12 Memorable Cinematic Moments From 2015

Once, after banging our heads against a wall for the better part of three hours, a fellow writer snapped closed her laptop and said “This isn’t working. Let’s think of it this way. Movies are all about moments. What are the five moments we want everyone to remember after seeing our movie?” So we spent…

By Jonathan Eig

Star Wars: Three Notes on Why The Force Awakens So Successfully

By now, anybody who cares is more than a little familiar with the concerns and expectations facing Star Wars: The Force Awakens. Could Disney and J.J. Abrams create a film that obeyed the aesthetic, narrative and mythological sensibilities of the Star Wars series? Would this film overcome the awkward and unsatisfying nature of the prequels…

By James Curnow
Son of Saul

The Cinematography of Matyas Erdely: ‘Son of Saul’ and ‘James White’

In 1976, singer-songwriter Al Stewart released “The Year of the Cat,” and went from being a cult-favourite to an international success. One of the reasons Stewart cited for his surge in popularity was the work of producer Alan Parsons. Stewart admitted he had never cared all that much about the technical, musical component of his…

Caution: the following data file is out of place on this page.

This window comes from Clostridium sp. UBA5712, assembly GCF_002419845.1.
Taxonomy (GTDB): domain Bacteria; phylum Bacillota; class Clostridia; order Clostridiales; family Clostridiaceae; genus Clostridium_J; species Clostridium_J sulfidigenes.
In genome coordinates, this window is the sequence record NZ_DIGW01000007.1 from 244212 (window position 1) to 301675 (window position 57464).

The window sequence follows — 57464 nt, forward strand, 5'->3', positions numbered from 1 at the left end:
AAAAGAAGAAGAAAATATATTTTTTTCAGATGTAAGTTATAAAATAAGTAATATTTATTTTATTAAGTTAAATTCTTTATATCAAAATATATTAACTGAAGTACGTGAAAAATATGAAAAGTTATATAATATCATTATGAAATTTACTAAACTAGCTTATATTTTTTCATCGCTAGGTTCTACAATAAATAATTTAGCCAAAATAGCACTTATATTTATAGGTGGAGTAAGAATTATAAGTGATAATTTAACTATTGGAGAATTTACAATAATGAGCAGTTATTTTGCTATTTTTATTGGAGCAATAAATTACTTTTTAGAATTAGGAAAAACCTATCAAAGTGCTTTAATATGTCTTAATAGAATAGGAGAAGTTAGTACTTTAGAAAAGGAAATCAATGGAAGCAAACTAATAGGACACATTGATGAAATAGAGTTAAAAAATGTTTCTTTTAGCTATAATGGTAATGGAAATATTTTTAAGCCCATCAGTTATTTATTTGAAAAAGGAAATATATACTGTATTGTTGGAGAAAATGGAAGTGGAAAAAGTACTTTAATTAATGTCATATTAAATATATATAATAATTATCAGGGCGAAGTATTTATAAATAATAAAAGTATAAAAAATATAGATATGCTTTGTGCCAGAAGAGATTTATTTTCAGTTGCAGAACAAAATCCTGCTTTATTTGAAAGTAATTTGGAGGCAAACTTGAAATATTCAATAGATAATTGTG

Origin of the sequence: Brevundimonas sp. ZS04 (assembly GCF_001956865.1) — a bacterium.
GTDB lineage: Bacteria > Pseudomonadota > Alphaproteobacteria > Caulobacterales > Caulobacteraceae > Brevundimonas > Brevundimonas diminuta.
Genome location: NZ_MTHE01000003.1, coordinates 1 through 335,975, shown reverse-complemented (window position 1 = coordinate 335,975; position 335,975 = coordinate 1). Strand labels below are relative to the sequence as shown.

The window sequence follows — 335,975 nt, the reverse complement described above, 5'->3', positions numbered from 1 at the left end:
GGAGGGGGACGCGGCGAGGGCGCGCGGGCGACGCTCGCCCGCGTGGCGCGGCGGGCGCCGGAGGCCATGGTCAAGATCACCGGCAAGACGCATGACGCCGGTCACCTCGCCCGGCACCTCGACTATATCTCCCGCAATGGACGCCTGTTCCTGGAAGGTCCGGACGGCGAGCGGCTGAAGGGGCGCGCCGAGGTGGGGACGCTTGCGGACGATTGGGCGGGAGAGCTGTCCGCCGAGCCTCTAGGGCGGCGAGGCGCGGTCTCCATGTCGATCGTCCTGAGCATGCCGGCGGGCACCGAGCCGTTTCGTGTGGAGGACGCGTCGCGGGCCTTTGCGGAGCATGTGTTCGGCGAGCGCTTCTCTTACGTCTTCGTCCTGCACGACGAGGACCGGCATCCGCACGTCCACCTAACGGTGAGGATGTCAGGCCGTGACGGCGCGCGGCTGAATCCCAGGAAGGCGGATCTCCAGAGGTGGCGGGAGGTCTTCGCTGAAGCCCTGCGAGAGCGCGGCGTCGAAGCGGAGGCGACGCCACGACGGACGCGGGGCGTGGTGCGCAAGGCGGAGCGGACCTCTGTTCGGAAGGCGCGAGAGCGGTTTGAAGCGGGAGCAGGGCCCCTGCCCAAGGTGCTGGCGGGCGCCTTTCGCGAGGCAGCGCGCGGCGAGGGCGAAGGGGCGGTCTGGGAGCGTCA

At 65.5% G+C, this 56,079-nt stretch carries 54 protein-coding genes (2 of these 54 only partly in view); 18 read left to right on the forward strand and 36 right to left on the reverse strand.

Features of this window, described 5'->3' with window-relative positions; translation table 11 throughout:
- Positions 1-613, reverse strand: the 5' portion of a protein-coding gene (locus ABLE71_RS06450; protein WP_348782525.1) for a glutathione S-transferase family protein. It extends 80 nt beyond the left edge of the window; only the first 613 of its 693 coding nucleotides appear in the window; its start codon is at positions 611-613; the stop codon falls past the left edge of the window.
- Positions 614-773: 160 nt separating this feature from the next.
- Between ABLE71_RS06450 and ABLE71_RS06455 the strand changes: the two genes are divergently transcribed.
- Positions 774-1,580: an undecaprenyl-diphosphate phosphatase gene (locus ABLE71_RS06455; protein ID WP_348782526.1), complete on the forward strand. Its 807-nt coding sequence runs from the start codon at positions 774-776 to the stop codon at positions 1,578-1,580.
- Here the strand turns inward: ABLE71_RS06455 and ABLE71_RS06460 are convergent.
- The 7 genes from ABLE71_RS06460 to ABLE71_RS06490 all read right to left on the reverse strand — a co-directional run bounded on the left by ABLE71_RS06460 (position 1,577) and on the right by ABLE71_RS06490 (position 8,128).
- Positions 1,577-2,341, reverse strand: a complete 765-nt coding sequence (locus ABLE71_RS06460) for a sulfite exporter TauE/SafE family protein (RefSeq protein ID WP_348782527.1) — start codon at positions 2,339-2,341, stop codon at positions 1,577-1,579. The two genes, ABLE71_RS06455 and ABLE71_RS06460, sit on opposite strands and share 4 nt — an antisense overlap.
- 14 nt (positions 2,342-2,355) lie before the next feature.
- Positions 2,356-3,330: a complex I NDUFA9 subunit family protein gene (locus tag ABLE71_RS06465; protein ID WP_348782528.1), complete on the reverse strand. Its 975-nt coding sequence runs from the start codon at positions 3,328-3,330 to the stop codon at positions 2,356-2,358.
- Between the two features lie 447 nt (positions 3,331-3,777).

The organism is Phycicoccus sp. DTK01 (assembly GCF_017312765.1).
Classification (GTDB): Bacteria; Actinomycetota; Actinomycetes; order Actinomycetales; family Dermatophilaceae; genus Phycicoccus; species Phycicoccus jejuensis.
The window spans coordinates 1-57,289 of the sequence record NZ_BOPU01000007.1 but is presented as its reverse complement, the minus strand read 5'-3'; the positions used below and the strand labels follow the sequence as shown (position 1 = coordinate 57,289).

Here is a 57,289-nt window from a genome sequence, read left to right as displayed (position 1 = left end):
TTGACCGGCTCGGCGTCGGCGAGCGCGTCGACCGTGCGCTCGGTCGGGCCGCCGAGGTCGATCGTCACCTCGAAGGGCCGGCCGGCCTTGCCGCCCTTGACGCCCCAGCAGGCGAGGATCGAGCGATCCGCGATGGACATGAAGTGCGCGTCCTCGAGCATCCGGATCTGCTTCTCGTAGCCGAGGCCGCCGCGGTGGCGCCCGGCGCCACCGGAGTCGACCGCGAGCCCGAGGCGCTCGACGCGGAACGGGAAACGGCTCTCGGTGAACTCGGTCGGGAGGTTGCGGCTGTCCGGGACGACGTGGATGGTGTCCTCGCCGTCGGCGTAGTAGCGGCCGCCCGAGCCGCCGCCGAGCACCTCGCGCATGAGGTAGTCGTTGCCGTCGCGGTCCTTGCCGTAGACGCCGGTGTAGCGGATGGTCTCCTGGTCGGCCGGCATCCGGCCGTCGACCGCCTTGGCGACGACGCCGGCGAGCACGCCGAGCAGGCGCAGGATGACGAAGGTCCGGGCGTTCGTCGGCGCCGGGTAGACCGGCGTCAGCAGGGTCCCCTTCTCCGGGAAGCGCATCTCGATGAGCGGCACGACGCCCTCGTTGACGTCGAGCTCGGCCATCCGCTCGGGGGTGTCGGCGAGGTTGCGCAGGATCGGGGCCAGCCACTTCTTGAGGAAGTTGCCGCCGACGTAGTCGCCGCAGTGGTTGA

By Jonathan Eig
Last Cab to Darwin

Reviewing Jeremy Sims’ “Last Cab to Darwin”

When I first saw Jeremy Sims’ Last Train to Freo (2006), a low-budget Australian thriller about four strangers travelling home in a single train carriage, I was struck by Sims’ ability to maintain an impressive amount of suspense throughout the film’s concise running time. But I was also a little underwhelmed by the characters in…

By James Curnow
The Public Enemy William A. Wellman

The Cinema of William A. Wellman: A Film Primer

The die, in hindsight, may have been cast in 1968, when iconic American film critic Andrew Sarris, published his iconic book “The American Cinema.” In it, he included William A. Wellman in his chapter called “Less Than Meets the Eye.” Wellman was in good company, lumped in with Billy Wilder and William Wyler among others.…

By Jonathan Eig
The Wild Bunch Sam Peckinpah

Women of The Wild Bunch: Peckinpah, Misogyny and a Credible Moral Code

You know you’ve got a good marriage when your wife agrees to watch The Wild Bunch (1969) with you. I must say, I was quite surprised that she made this decision in the first place. Trudi’s sole previous experience with the films of Sam Peckinpah was watching the disturbing, controversial Straw Dogs (1971) years ago—a…

By Simon Hardy Butler
London Road

Down on the Street: London Road and the Music of Fear

It can’t be the easiest way to write. Go out, find people who’ve been through something bad, interview them and then spend months working the material into a script. In the case of London Road, it may have been worth it, as first a hit stage musical and then a movie came out of it.…

By Ed Rowe